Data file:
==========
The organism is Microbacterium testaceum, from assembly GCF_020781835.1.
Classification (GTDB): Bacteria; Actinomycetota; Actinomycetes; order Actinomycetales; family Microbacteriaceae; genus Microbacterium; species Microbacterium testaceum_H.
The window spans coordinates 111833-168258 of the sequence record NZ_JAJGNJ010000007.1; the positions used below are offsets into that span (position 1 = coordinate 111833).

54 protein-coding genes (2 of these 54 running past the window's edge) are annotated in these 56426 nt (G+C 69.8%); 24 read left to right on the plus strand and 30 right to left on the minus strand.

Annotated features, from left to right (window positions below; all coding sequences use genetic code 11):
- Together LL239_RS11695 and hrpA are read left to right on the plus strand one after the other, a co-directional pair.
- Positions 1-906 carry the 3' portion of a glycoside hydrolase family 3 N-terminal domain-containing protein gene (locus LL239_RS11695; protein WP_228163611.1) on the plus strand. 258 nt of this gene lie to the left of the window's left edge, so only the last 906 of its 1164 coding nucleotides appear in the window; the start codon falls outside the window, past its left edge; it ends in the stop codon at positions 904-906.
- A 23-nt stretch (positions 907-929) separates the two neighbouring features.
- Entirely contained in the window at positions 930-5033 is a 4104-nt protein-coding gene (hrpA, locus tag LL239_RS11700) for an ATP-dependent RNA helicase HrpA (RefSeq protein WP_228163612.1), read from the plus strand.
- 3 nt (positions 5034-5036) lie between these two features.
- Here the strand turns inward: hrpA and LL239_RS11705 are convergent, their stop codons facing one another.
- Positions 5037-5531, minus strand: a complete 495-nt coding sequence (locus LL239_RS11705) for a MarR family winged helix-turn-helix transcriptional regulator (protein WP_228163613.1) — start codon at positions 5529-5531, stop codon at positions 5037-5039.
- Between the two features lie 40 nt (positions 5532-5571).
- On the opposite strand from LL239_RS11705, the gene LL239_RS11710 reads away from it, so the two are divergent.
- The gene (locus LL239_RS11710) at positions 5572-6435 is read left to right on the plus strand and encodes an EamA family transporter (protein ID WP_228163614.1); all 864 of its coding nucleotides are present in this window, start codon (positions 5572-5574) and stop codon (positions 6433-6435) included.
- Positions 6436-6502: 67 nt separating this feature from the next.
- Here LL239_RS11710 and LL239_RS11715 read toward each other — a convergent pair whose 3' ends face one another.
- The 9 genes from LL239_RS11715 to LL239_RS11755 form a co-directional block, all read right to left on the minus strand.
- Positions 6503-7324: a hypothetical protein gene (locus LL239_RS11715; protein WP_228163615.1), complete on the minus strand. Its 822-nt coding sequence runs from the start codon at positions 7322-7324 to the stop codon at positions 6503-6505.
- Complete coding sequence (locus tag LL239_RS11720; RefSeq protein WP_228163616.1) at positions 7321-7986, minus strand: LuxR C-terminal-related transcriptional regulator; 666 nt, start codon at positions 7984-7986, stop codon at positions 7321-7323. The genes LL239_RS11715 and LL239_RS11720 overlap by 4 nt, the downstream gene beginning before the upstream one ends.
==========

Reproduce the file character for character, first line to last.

The organism is Microbacterium testaceum, from assembly GCF_020781835.1.
Classification (GTDB): Bacteria; Actinomycetota; Actinomycetes; order Actinomycetales; family Microbacteriaceae; genus Microbacterium; species Microbacterium testaceum_H.
The window spans coordinates 111833-168258 of the sequence record NZ_JAJGNJ010000007.1; the positions used below are offsets into that span (position 1 = coordinate 111833).

54 protein-coding genes (2 of these 54 running past the window's edge) are annotated in these 56426 nt (G+C 69.8%); 24 read left to right on the plus strand and 30 right to left on the minus strand.

Annotated features, from left to right (window positions below; all coding sequences use genetic code 11):
- Together LL239_RS11695 and hrpA are read left to right on the plus strand one after the other, a co-directional pair.
- Positions 1-906 carry the 3' portion of a glycoside hydrolase family 3 N-terminal domain-containing protein gene (locus LL239_RS11695; protein WP_228163611.1) on the plus strand. 258 nt of this gene lie to the left of the window's left edge, so only the last 906 of its 1164 coding nucleotides appear in the window; the start codon falls outside the window, past its left edge; it ends in the stop codon at positions 904-906.
- A 23-nt stretch (positions 907-929) separates the two neighbouring features.
- Entirely contained in the window at positions 930-5033 is a 4104-nt protein-coding gene (hrpA, locus tag LL239_RS11700) for an ATP-dependent RNA helicase HrpA (RefSeq protein WP_228163612.1), read from the plus strand.
- 3 nt (positions 5034-5036) lie between these two features.
- Here the strand turns inward: hrpA and LL239_RS11705 are convergent, their stop codons facing one another.
- Positions 5037-5531, minus strand: a complete 495-nt coding sequence (locus LL239_RS11705) for a MarR family winged helix-turn-helix transcriptional regulator (protein WP_228163613.1) — start codon at positions 5529-5531, stop codon at positions 5037-5039.
- Between the two features lie 40 nt (positions 5532-5571).
- On the opposite strand from LL239_RS11705, the gene LL239_RS11710 reads away from it, so the two are divergent.
- The gene (locus LL239_RS11710) at positions 5572-6435 is read left to right on the plus strand and encodes an EamA family transporter (protein ID WP_228163614.1); all 864 of its coding nucleotides are present in this window, start codon (positions 5572-5574) and stop codon (positions 6433-6435) included.
- Positions 6436-6502: 67 nt separating this feature from the next.
- Here LL239_RS11710 and LL239_RS11715 read toward each other — a convergent pair whose 3' ends face one another.
- The 9 genes from LL239_RS11715 to LL239_RS11755 form a co-directional block, all read right to left on the minus strand.
- Positions 6503-7324: a hypothetical protein gene (locus LL239_RS11715; protein WP_228163615.1), complete on the minus strand. Its 822-nt coding sequence runs from the start codon at positions 7322-7324 to the stop codon at positions 6503-6505.
- Complete coding sequence (locus tag LL239_RS11720; RefSeq protein WP_228163616.1) at positions 7321-7986, minus strand: LuxR C-terminal-related transcriptional regulator; 666 nt, start codon at positions 7984-7986, stop codon at positions 7321-7323. The genes LL239_RS11715 and LL239_RS11720 overlap by 4 nt, the downstream gene beginning before the upstream one ends.